I have all the love and respect for Jim Cargas and Dorina Papageorgiou for all they have done in CD7. Unfortunately, politics can be like kids with new toys at Christmas. Look at all the new candidates!!! Let’s open them up and see what they give us! And they gave plenty of ads, mailers, etc. So, it’ll be Moser vs Fletcher in the run-off. I’ll have to ask my sis whom she is supporting. And Nile Copeland, too!

In SD17, Fran Watson kept the race close in Fort Bend and Brazoria Counties to make it into a run-off with Rita Lucido. Good luck to Fran!

THE GOV

What a showing by former Dallas Sheriff Lupe Valdez with 42% against all those other politically inexperienced candidates. I was impressed with some great showings in South Texas, plus Dallas, Denton, Tarrant, El Paso, and Travis. She shouldn’t ignore Harris County, though, and do everything to cut into her opponent’s local margin. Oh, yeah, I still support Lupe Valdez for Governor.

The End of the Ballot

I heard a lot of chatter from a few political folks who didn’t like the end of the ballot survey questions–that’s all they are, a survey. Hell, I like them. And, apparently, so do the voters. While some of our candidate races had 15 to 20% undervotes, the ballot questions had less than 6% undervoting. I don’t mind if Dem voters talk to us since most of them won’t go to the county and district conventions to form the platform. And if we get some surprise answers we don’t want to hear, well, that just means the Party needs to work harder to ensure we stay true to our values and issues.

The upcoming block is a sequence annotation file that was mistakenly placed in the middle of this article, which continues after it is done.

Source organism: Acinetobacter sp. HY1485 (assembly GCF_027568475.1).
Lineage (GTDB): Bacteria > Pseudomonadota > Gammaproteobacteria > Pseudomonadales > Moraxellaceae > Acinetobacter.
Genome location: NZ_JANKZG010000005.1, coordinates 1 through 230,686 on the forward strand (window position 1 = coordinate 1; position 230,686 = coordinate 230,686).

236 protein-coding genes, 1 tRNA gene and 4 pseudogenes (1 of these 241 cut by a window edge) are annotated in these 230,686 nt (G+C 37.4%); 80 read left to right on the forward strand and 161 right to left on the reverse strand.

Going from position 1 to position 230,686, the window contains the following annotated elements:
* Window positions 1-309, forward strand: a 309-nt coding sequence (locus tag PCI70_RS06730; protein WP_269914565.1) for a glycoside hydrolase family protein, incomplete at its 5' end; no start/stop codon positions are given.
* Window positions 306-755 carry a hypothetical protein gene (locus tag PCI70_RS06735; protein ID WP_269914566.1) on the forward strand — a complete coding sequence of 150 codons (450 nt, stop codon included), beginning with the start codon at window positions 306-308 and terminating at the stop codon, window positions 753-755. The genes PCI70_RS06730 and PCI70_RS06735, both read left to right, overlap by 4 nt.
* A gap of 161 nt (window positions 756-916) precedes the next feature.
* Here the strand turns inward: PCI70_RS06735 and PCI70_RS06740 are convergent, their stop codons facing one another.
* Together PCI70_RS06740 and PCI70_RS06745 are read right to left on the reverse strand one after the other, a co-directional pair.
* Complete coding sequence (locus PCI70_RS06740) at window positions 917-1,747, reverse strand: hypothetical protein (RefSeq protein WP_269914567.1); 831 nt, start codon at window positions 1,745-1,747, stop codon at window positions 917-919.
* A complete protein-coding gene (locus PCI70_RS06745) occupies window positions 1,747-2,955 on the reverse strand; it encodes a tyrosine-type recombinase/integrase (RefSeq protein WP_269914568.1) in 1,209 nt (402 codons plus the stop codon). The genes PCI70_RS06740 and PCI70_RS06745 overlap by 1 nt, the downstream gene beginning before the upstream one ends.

See you at the races!

7am to 7pm Early Voting This Week

Early Voting is in effect, February 26 thru March 2, 2018, from 7AM to 7PM. That’s this week, folks. Find an early voting location near you and get it done before Primary Election Day, March 6, where you’ll only get to vote in your neighborhood polling location. The easiest thing to do is get your sample ballot here, then vote the Stace Slate.

Compared to 2014, folks seem to be flocking to the Democratic Primary. At this moment, Democrats are neck-and-neck with the other side as far as participation goes. There were reports last week that a good chunk of them were first-time Democratic Primary voters. And this makes me wonder whether some of the political mail that has gone out has actually been effective, as this group probably didn’t get any of it since they hadn’t voted in a Primary before.

Of course, some of these “new” voters have been caught not knowing how primaries work. Or how lack of progress on Democratic issues isn’t necessarily the fault of a Den incumbent when said incumbent is part of a minority in whatever lawmaking body they are serving. It’s earned these folks some ridicule from some of the local pros, but then I remember that the local pros aren’t big fans of political education during the election off-season. Then, again, there’s enough blame to go all around, including personal responsibility.